In the morning David wrote a letter to Joab, and sent it by the hand of Uriah. In the letter he wrote, “Set Uriah in the forefront of the hardest fighting, and then draw back from him, so that he may be struck down and die.”

The Gospel

John 6:1-21

Jesus went to the other side of the Sea of Galilee, also called the Sea of Tiberias. A large crowd kept following him, because they saw the signs that he was doing for the sick. Jesus went up the mountain and sat down there with his disciples. Now the Passover, the festival of the Jews, was near. When he looked up and saw a large crowd coming toward him, Jesus said to Philip, “Where are we to buy bread for these people to eat?” He said this to test him, for he himself knew what he was going to do. Philip answered him, “Six months’ wages would not buy enough bread for each of them to get a little.” One of his disciples, Andrew, Simon Peter’s brother, said to him, “There is a boy here who has five barley loaves and two fish. But what are they among so many people?” Jesus said, “Make the people sit down.” Now there was a great deal of grass in the place; so they sat down, about five thousand in all. Then Jesus took the loaves, and when he had given thanks, he distributed them to those who were seated; so also the fish, as much as they wanted. When they were satisfied, he told his disciples, “Gather up the fragments left over, so that nothing may be lost.” So they gathered them up, and from the fragments of the five barley loaves, left by those who had eaten, they filled twelve baskets. When the people saw the sign that he had done, they began to say, “This is indeed the prophet who is to come into the world.”

When Jesus realized that they were about to come and take him by force to make him king, he withdrew again to the mountain by himself.

When evening came, his disciples went down to the sea, got into a boat, and started across the sea to Capernaum. It was now dark, and Jesus had not yet come to them. The sea became rough because a strong wind was blowing. When they had rowed about three or four miles, they saw Jesus walking on the sea and coming near the boat, and they were terrified. But he said to them, “It is I; do not be afraid.” Then they wanted to take him into the boat, and immediately the boat reached the land toward which they were going.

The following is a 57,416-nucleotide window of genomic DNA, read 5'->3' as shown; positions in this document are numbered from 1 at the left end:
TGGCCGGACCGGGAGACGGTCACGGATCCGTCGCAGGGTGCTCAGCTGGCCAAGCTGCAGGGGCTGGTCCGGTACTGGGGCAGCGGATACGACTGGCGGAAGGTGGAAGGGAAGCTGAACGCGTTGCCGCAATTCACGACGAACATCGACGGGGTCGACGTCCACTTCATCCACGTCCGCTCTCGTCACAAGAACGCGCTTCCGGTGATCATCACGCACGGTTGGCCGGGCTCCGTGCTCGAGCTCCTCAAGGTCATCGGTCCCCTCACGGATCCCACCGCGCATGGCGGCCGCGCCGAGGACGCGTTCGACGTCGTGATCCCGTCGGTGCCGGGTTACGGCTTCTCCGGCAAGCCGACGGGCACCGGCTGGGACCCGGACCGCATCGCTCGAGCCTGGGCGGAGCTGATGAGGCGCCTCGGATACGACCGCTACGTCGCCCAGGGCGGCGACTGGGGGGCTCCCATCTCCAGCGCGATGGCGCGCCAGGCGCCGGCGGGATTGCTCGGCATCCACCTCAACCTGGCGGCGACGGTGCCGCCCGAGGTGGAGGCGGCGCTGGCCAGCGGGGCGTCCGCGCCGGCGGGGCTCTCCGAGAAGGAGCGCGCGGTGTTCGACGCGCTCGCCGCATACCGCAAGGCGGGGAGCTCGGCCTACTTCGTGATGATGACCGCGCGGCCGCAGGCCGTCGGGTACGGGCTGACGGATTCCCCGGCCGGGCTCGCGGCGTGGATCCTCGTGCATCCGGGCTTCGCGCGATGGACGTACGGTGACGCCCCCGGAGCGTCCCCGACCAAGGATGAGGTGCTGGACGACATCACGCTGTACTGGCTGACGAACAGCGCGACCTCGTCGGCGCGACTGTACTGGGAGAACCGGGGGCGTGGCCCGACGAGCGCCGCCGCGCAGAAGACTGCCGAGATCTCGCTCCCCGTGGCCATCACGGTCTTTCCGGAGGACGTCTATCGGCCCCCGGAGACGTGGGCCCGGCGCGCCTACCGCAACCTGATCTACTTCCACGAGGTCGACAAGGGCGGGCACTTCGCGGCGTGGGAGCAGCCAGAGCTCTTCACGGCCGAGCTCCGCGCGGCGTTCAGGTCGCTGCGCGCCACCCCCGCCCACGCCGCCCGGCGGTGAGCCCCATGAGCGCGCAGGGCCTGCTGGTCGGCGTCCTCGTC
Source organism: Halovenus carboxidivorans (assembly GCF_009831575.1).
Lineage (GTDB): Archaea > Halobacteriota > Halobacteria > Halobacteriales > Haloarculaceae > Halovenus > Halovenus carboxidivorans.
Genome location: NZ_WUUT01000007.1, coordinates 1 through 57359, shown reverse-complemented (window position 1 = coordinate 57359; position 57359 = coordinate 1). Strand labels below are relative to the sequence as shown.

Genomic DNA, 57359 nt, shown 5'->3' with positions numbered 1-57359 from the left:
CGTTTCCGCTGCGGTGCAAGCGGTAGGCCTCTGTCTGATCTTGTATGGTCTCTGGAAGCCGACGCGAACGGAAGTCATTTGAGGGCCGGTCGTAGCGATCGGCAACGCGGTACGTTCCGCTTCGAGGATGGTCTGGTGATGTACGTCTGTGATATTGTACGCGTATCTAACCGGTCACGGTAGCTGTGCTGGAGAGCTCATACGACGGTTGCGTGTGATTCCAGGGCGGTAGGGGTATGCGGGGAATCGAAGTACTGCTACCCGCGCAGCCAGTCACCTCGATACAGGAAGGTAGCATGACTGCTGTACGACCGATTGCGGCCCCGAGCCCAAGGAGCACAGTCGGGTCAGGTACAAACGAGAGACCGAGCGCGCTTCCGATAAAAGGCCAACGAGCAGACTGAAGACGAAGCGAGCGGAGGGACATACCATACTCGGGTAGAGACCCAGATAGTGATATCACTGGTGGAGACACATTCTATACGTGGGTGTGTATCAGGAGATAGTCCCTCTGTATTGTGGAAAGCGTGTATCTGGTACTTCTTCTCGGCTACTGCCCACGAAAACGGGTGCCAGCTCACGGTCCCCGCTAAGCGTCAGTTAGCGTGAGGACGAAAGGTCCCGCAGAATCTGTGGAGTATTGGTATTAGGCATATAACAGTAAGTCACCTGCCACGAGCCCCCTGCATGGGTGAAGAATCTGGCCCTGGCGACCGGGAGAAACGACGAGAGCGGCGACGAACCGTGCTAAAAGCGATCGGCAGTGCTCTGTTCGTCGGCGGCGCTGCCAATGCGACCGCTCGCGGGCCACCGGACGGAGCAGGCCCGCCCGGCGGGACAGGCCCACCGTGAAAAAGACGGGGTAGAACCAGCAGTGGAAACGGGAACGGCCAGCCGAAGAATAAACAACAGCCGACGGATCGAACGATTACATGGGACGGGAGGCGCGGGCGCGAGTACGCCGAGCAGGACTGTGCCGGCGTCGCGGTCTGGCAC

The Sermon

This reading from 2nd Samuel reads like a soap opera. David has lust for Bathsheba the wife of Uriah. While Uriah is off to battle, David has relations with her. She becomes pregnant. David, through trickery hopes to convince Uriah that he is the one who got her pregnant but his scheme fails. David goes to plan B and successfully has Uriah killed in battle.

Next week the story continues....

What do we take away from this story? Well, David had everything. He had wealth, power, fame. He had at least seven wives not to mention his secondary wives. And yet, it was never enough. He wanted more and he really did not care how he got it.

I see this as a cautionary tale. We must always be aware that there is a part of us that is never quite satisfied. We are always hungry for something. This is the beast that must be tamed and we must realize that God will help us conquer that hunger for more. We will never feel fulfilled if we try to satisfy that hunger with stuff. It is by asking God to fill us with His Spirit that will make us whole.

In this reading from John, Jesus sees thousands of followers who literally need food to eat. They have physical hunger.  With five loaves of bread and two fish he satisfies the hunger of the five thousand. It is a miracle. This same story is told in all of the gospels, Matthew, Mark, Luke, and John. There is a powerful message in this story.

Jesus provided for the needs of his followers even during a time of scarcity and he will do the same for us. There is an old saying. You don't always get what you want but you always get what you need. Whether that saying always rings true I do not know but I do believe God watches over you and me. God cares for each of us and God will continue to walk with us on this journey we take through life.